Legislation to extend deeming to account-based pensions passed the Senate on 25 March 2014 and will take effect from 1 January 2015.
The changes to deeming rules for account-based pensions were first introduced by the then Labor Government under its superannuation review in April 2013. While the incoming Coalition Government did not adopt all of the proposed changes, the proposal to extended deeming to new, account-based pensions was. Having passed through the Senate, the legislation will be implemented from next year.
Under current rules, account-based pensions are subject to the same, more generous rules which apply to superannuation pensions. However, there are grandfathering rules which apply to those who receive an income support payment before 1 January 2015 and have in place a complying account-based pension or annuity. Should the recipient switch products after 1 January 2015, or commence a new pension, then this will be subject to deeming at the applicable rates.
Find out more about the Social Services and Other Legislation Amendment Bill 2013.
To find out how such changes may affect your Age Pension, visit HumanServices.gov.au.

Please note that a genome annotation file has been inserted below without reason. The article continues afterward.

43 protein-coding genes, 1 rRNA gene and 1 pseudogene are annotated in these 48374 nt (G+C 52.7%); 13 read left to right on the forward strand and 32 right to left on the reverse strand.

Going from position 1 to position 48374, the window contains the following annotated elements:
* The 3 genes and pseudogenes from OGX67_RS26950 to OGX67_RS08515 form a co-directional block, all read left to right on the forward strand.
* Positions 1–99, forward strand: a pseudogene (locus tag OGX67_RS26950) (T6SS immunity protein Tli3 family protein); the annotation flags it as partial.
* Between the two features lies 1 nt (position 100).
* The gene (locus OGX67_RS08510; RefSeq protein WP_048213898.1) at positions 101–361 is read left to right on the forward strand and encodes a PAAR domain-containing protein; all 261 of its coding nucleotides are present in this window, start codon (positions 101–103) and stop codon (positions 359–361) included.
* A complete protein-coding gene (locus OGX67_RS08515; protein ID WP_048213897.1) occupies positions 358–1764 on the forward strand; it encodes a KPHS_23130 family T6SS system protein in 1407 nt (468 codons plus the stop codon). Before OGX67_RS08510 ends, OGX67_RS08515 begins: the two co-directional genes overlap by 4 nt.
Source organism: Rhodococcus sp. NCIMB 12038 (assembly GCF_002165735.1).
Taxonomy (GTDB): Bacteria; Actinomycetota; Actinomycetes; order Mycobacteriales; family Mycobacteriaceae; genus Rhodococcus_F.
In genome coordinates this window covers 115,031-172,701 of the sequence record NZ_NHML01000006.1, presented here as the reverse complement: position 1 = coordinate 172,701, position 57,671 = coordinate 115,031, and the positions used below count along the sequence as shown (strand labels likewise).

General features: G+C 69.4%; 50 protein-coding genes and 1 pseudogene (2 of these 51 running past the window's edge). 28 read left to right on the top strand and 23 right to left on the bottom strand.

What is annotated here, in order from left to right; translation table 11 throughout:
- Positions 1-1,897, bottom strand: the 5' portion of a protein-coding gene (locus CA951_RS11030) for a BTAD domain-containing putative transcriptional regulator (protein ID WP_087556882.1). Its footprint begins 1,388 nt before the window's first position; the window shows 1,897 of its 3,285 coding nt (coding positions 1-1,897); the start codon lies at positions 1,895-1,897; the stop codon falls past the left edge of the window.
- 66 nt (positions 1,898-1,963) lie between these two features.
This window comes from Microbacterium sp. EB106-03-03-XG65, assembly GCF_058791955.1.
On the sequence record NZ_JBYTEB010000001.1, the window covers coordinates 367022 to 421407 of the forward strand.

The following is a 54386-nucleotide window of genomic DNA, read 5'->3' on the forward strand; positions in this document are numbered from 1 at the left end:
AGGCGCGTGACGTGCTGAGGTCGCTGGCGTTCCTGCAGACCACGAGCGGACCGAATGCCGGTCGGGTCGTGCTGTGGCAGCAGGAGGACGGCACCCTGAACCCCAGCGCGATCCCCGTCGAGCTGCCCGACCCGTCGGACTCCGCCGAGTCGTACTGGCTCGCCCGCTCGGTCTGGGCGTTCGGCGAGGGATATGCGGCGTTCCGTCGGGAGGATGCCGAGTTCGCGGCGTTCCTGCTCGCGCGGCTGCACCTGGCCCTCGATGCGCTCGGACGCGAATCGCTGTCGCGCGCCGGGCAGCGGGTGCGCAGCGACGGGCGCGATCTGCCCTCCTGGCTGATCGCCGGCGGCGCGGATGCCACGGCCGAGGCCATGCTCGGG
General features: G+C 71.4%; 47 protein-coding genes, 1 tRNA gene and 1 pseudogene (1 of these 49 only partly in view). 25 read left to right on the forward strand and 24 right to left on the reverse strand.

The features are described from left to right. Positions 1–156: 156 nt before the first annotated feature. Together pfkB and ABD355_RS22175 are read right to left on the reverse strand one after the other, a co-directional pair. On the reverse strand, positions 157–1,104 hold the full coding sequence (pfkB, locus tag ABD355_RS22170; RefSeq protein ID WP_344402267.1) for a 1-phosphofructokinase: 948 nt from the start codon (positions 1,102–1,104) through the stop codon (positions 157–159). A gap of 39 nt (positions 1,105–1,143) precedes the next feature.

While many Australians are fighting the good fight to stop the repeal of the Future of Financial Advice (FoFA) legislation other, equally mean, bills are passing the Senate.
One such measure is a change to the way in which account-based pensions are assessed when applying for the Age Pension. Up until 31 December 2014, account-based pensions will not be subject to deeming. Although income from account-based pensions is counted under the income (and asset) test, a special calculation which recognises the return of capital (i.e. what you have already paid in), is applied which reduces the assessed amount of income. This means that those with a modest amount in super can receive a pension and still be eligible for the Age Pension.
Under the new rules standard deeming rates will apply. This means that Age Pension payments may be reduced considerably. Also a note for those who don’t qualify for an Age Pension but do receive a Low Income Health Care Card, levels of deemed income may mean that you now lose this benefit.
So, in a cruel sleight of hand, it seems that while consumers may have won the battle in delaying the repeal of the FoFA legislation, the war may already be lost.
What about you? Do you think deeming of account-based pensions is a fair move? Is the timing of the passing of such legislation suspect?
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